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The James Webb Space Telescope (JWST) identifies two galaxies at unprecedented distances, marking a significant achievement for astronomers.

The data on UNCOVER z-13 and UNCOVER z-12 helps support the Big Bang theory.

Utilizing NASA’s James Webb Space Telescope, a team has observed two of the most remote galaxies ever recorded, positioned approximately 33 billion light years away from Earth. These distant celestial entities, known as UNCOVER z-13 and UNCOVER z-12, rank as the second and fourth most distant galaxies to date and reside within Pandora’s Cluster (Abell 2744). This groundbreaking discovery, featured in a study published on November 13 in The Astrophysical Journal Letters, sheds light on the potential formation of the universe’s earliest galaxies.

UNCOVER z-13 and UNCOVER z-12 are the second and fourth most distant galaxy ever observed. The James Webb Space Telescope’s Near-Infrared Camera (NIRCam) helped confirm their existence within Pandora’s Cluster (Abell 2744). They are shown here as near-infrared wavelengths of light that have been translated to visible-light colors. Cluster image: NASA, UNCOVER (Bezanson et al., DIO: 10.48550/arXiv.2212.04026). Insets: Nasa, UNCOVER (Wang et al., 2023). Composition: Dani Zemba/Penn State

Pandora’s Cluster, selected for deep field imaging due to its location behind several galaxy clusters, creates a natural magnification effect called gravitational lensing. This occurs when the combined mass of the clusters warps space-time, magnifying nearby light and providing an enhanced view behind the clusters. In the images captured by JWST in 2022, the galaxies in Pandora’s Cluster, including UNCOVER z-13 and UNCOVER z-12, appear larger and exhibit shapes reminiscent of a peanut and a fluffy ball, in contrast to the typical red dots associated with galaxies confirmed at such extreme distances.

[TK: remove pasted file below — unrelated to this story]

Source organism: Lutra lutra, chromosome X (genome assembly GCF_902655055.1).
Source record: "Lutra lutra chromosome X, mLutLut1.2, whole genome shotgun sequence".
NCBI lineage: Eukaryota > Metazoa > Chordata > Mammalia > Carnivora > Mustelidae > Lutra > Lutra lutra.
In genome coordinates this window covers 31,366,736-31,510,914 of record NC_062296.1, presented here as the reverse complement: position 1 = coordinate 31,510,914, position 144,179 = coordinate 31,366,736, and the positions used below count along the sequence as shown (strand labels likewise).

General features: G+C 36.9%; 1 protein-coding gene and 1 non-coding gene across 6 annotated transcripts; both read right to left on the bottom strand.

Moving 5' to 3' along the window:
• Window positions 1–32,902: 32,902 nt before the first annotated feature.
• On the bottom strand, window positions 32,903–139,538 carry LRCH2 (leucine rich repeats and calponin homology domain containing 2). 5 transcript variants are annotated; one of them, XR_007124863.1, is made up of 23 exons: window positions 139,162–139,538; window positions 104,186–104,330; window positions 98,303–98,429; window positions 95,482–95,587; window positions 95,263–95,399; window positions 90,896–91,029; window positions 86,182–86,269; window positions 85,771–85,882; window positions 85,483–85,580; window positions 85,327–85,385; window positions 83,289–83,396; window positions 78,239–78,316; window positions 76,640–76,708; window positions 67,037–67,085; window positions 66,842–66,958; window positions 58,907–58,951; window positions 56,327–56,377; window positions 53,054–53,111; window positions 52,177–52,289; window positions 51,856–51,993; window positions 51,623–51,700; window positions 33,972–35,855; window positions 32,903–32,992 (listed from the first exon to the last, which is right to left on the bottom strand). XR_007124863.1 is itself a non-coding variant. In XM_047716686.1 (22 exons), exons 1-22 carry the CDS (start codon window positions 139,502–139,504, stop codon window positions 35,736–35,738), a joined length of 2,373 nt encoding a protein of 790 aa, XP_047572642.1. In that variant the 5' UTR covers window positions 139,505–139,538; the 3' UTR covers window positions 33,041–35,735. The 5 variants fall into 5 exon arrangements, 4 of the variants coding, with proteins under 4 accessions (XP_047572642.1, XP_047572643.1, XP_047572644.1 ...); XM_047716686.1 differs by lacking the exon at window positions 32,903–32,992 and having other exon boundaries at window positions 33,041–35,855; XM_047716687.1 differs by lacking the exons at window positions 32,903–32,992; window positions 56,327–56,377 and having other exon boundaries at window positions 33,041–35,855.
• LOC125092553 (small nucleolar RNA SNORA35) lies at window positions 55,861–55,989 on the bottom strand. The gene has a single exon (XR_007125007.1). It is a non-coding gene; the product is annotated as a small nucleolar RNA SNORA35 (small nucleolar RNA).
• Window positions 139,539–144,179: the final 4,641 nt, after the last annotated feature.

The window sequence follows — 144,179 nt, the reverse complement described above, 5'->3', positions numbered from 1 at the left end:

Astronomer Bingjie Wang, a co-author of the study from Penn State University and a member of the JWST UNCOVER team, highlights the significance of these findings for understanding the early universe. He notes that prior to this analysis, only three galaxies were confirmed at this extreme distance, and studying the newly discovered galaxies reveals the diversity of early galaxies and the valuable insights they offer.

The light emitted by these galaxies, traveling for about 13.4 billion light years to reach JWST, provides a glimpse into the universe’s past, with estimates suggesting the light originated when the universe was approximately 330 million years old. Due to the expansion of the universe, these galaxies are currently situated around 33 billion light years away from Earth. Joel Leja, another co-author and Penn State astronomer, emphasizes that the ancient light from these galaxies serves as a key to understanding the exotic physics governing galaxies near the cosmic dawn.

In terms of size, UNCOVER z-13 and UNCOVER z-12 surpass the previously identified galaxies at similar extreme distances. While our Milky Way galaxy spans about 100,000 light years, these early universe galaxies, measuring 2,000 light years across, challenge expectations of compression in their formation. The team finds the diversity in the properties of these galaxies intriguing and believes their size differences may provide insights into their formation and subsequent evolution.

Detailed models were employed by the team to infer characteristics of these early galaxies, suggesting they were young, had low metal content, and were actively forming stars at a rapid pace. The absence of heavy elements in these early galaxies aligns with theoretical expectations, as these elements would have been produced in the cores of early stars through fusion.

Moving forward, astronomers plan to leverage lensing clusters and JWST instruments to further unravel the timeline and properties of the universe’s earliest galaxies.

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